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I'm sure hardly any of my students had ever heard of Etty Hillesum before Susan Stein came to Brandeis. But I doubt anyone will ever forget her again now. By giving her voice to the Dutch philosopher's incredibly moving testimony of life in Westerbork concentration camp, Susan Stein celebrates Etty's unflinching belief in humanity in the face of unthinkable evil. What touched me most was Stein's portrayal of Etty as a passionate woman who loved absolutely everything about life--sex and strawberry cake, God and poetry, Rilke and Dostoevsky, men and women. Her fascination with Christianity, Buddhism, and Judaism is a wonderful inspiration for the dialogue our time so desperately needs. With her play Stein accomplishes something remarkable: She allows the young woman writer to triumph over the Nazis sixty years after they murdered her in Auschwitz.

Sabine von Mering, Ph.D., Associate Professor of German and Women's and Gender Studies Director, Center for German and European Studies Brandeis University

Susan brought Etty to our playwriting workshop last spring. I can still remember the way in which the room was immediately transformed the moment Susan stepped into Etty's shoes. A room of women diverse in age, background and interest became intimately involved in the life and struggles of a woman we never knew. We watched Etty as she saw a Nazi solider picking yellow flowers. We thought about our own beliefs as we heard Etty questioning her faith in God. It was more than a performance — it was a shared experience. We were invited into the private places of Etty's suitcase and Susan's writing process and because of this we asked deeper questions of ourselves, and of each other. In this room full of writers, ranging from 13 to 70 years old, I saw emerge in all of us the courage to share both our writing and our doubts, taking our cues from Etty.

Meghan McNamara, Program Director, Girls Write Now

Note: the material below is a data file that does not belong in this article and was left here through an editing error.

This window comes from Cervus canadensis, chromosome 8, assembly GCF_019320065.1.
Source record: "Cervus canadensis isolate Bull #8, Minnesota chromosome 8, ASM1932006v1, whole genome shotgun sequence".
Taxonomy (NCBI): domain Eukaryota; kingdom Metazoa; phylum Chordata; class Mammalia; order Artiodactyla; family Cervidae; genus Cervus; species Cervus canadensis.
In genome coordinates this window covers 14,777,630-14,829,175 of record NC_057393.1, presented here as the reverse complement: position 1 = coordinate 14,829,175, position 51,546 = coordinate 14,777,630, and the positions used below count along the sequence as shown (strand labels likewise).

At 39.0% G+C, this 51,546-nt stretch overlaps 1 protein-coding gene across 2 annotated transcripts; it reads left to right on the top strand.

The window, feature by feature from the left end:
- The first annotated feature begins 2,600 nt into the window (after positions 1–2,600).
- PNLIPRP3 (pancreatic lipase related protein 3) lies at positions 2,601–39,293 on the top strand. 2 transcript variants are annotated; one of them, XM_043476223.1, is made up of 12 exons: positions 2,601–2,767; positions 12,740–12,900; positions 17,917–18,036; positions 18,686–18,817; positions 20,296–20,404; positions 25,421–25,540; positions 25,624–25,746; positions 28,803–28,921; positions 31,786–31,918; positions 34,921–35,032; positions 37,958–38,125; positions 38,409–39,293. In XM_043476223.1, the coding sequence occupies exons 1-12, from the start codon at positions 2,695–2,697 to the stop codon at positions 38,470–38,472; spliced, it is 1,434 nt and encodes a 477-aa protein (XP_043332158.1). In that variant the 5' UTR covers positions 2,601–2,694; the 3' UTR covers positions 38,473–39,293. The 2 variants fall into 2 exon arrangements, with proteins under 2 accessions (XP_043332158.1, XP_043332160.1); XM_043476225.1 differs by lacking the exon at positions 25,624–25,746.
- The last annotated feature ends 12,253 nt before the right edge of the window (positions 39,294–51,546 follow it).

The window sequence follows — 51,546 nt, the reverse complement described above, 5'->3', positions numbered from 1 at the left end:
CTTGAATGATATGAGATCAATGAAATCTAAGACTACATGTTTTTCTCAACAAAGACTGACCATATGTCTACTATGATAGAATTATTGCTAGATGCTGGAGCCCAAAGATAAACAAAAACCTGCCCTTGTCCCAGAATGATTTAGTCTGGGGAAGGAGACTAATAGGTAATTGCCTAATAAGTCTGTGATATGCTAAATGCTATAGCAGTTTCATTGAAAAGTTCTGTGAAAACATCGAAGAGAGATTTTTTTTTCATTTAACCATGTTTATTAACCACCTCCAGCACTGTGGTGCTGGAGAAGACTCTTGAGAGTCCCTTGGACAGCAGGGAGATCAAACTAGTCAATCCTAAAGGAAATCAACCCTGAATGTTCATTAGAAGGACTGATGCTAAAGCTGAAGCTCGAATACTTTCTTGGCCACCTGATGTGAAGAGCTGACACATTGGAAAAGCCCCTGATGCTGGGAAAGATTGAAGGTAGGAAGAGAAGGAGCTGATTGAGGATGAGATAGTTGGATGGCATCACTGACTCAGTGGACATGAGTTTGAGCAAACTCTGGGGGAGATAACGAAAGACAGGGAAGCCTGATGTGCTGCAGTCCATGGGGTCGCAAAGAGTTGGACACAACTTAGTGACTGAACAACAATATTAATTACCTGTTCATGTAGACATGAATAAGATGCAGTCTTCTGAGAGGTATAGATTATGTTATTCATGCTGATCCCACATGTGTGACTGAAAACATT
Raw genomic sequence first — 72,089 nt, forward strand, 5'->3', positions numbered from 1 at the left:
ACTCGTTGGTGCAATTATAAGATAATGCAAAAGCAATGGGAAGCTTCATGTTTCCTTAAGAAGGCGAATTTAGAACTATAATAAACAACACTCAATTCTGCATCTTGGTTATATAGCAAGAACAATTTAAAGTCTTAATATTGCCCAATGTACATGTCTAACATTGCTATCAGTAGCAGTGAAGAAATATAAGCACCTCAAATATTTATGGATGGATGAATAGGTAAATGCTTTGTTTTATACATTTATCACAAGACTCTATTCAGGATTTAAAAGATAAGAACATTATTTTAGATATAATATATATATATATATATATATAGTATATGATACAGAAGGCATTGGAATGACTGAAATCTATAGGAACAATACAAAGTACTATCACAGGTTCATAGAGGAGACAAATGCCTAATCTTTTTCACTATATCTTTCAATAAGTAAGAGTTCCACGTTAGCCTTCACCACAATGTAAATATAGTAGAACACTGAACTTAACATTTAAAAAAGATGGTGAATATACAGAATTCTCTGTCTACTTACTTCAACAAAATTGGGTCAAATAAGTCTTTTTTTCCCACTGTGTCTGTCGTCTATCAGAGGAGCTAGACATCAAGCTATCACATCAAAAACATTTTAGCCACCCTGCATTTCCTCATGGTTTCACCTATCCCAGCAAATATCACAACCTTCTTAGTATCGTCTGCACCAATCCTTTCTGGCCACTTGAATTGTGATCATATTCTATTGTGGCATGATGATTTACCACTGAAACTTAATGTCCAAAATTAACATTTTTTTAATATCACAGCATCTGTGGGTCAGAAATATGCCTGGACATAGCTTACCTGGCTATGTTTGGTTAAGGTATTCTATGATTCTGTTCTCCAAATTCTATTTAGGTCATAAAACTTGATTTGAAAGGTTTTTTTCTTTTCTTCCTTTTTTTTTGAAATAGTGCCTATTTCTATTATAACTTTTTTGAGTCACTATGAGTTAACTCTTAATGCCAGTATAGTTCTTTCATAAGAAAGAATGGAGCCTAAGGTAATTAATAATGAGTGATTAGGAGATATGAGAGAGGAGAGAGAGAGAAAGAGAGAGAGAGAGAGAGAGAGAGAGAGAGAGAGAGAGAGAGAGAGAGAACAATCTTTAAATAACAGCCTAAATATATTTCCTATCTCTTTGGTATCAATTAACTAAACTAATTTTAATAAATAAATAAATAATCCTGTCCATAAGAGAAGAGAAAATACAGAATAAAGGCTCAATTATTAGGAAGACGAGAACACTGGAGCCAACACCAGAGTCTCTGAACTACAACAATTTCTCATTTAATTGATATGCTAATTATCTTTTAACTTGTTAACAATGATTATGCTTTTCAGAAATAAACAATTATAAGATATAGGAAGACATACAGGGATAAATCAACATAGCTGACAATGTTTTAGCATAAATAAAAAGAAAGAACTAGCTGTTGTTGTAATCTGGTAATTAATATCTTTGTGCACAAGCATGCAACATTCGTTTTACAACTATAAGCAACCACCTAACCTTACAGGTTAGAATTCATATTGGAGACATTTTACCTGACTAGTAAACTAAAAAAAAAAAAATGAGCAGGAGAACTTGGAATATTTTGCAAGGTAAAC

It has been a long time since I have seen a play that provides such powerful and challenging insights into how a person can come to terms with our human capacity for good and evil. Using a set that consists of a suitcase and a chair, Ms. Stein eloquently evokes Etty's circumstances and moral dilemmas. While the play addresses one of the saddest chapters in history, it also affirms Etty's life and enduring importance and portrays her as a three-dimensional character with a sense of humor and perspective.

I understand there are more than one version of the play, depending on the age of the audience and the time available for the performance. In our case Ms. Stein held the audience — both students in grades 9-12 and teachers alike — spellbound for almost an hour

If you are ever looking for a play that will engage and challenge its audience and stimulate good discussion afterwards, I would enthusiastically recommend Etty.

Rist Bonnefond, Headmaster, Kents Hills School

Susan Stein's performance of the play Etty was more than powerful; it was mesmerizing. The story itself was quite moving. As I sat in the front row, from time to time Ms. Stein stood right in front of me, perhaps two feet away, and looked me directly in the eye for what seemed like a long time. I have never experienced anything like that before. The intensity, integrity, and intimacy, not to mention the surprise of connecting so personally with the character/performer in real time, proved to be a riveting and wonderful, even enchanting experience. Ms. Stein was completely convincing as being the complex and engaging character she portrayed. Go see this play!

John W. Corwin, Interim CEO for Nonprofits Corwin Consulting, LLC

Susan Stein is a playwright and performer of exceptional talent. Speaking in the voice of Etty Hillesum, she mesmerizes the audience with a monologue of enormous depth of thought, of love and hate, fear and hope, despair and resilience, wit and humor.

Ulla Reidel, German Professor Emeritus, Colby College

It wasn't like watching a play, it wasn't like watching a movie. It was like sitting inside her memories, watching them unfold from behind her own eyes. It is truly one of the most moving, poignant, and evocative performances I have ever seen.

Justin, Junior High School Student, Kents Hills School

We had the tremendous privilege of having Susan perform Etty at both our Camden and New Gloucester campuses in September and October 2012.